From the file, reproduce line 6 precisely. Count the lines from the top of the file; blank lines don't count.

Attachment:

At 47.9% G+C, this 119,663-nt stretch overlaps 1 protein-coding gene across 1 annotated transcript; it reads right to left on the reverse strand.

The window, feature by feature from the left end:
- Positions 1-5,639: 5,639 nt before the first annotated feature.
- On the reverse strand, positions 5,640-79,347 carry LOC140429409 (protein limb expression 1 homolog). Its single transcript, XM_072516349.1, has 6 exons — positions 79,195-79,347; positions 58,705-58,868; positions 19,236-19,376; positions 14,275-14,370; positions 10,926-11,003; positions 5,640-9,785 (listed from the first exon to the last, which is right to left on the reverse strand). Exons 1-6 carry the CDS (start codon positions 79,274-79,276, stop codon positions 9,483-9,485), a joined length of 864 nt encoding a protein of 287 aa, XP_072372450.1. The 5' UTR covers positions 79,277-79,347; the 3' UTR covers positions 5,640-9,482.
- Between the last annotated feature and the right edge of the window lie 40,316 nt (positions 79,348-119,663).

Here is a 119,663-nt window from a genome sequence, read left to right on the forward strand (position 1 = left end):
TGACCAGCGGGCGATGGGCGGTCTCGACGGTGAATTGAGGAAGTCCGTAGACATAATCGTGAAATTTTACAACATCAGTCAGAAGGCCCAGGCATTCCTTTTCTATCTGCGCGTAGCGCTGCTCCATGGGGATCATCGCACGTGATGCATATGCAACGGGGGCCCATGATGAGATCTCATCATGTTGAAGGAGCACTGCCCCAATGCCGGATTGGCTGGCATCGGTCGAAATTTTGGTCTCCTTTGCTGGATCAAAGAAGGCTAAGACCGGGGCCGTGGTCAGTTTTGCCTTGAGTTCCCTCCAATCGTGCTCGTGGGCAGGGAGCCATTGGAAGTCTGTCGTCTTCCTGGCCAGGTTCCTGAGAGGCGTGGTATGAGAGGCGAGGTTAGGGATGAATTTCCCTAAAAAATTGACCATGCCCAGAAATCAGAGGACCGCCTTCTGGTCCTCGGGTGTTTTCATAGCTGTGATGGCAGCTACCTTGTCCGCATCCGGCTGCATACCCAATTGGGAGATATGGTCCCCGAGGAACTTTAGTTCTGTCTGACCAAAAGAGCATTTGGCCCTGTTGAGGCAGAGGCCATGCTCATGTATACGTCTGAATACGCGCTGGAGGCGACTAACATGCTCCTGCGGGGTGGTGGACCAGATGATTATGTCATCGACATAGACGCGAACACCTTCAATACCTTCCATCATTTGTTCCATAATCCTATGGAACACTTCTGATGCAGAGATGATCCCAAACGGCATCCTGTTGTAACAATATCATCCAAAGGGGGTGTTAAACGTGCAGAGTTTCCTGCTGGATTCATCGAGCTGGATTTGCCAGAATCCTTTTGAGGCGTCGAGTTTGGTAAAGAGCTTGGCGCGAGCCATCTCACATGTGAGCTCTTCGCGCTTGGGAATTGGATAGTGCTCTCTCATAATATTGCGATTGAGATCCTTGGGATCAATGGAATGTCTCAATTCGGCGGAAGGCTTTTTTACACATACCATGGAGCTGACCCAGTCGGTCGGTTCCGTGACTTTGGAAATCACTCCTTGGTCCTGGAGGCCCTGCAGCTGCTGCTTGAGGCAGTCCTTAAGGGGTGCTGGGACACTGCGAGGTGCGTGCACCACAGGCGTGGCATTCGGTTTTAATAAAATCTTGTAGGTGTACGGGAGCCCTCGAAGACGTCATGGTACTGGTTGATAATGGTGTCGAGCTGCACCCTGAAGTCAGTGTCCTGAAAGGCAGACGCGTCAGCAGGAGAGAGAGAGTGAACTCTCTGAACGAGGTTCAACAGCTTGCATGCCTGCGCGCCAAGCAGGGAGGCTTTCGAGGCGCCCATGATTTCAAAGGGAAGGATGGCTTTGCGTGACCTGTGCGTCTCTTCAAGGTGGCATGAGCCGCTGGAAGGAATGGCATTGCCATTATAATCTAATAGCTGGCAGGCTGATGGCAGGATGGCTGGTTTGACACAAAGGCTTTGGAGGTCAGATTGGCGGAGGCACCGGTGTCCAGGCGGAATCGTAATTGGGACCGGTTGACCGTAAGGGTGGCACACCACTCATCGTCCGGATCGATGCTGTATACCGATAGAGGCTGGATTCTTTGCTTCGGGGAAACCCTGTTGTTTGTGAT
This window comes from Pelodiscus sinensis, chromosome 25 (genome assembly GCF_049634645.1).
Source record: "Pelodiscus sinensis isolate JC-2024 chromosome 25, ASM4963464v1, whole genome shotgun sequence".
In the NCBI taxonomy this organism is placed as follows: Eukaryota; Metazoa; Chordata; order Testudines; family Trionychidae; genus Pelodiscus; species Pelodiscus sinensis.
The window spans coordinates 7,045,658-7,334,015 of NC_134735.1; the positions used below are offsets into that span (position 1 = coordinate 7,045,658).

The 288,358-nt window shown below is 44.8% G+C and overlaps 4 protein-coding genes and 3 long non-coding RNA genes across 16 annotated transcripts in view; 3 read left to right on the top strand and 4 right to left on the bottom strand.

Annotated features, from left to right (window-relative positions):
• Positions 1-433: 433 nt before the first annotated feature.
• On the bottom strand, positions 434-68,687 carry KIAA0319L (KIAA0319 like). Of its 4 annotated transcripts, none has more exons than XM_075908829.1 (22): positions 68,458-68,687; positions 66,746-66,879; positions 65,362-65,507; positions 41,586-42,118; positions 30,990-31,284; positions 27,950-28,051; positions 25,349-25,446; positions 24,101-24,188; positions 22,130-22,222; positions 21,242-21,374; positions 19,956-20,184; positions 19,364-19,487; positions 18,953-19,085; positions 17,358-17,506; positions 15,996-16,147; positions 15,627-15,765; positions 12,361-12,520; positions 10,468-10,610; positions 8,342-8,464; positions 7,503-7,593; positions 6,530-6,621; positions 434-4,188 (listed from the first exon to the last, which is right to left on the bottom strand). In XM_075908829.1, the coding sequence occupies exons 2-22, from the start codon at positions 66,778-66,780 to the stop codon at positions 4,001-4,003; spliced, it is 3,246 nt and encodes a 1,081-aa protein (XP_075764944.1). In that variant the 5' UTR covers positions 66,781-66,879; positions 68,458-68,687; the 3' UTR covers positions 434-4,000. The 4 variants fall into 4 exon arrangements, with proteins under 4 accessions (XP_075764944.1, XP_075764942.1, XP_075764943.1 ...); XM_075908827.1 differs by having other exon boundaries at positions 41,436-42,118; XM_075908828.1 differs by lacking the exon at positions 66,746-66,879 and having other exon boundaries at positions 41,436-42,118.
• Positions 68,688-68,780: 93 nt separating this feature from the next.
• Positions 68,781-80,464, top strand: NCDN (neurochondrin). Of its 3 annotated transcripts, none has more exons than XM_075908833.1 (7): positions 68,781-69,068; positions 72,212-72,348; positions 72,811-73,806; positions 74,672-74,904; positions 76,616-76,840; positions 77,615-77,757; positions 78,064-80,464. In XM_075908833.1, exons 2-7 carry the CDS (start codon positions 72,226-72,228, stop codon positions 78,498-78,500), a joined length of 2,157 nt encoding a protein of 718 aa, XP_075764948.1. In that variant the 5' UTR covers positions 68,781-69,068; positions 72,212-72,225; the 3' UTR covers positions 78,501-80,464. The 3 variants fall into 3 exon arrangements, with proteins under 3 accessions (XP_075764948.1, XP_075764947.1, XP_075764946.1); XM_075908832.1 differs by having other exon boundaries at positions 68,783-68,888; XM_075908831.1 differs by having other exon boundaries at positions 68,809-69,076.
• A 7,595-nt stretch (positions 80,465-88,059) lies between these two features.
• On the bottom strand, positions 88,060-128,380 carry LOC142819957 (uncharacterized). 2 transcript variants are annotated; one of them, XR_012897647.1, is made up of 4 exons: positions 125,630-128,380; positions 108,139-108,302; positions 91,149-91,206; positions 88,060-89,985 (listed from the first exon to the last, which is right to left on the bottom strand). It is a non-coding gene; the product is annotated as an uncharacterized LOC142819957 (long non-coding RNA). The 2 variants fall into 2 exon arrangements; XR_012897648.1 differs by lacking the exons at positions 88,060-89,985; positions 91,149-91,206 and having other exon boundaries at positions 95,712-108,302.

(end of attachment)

Here is a 119,663-nt window from a genome sequence, read left to right on the forward strand (position 1 = left end):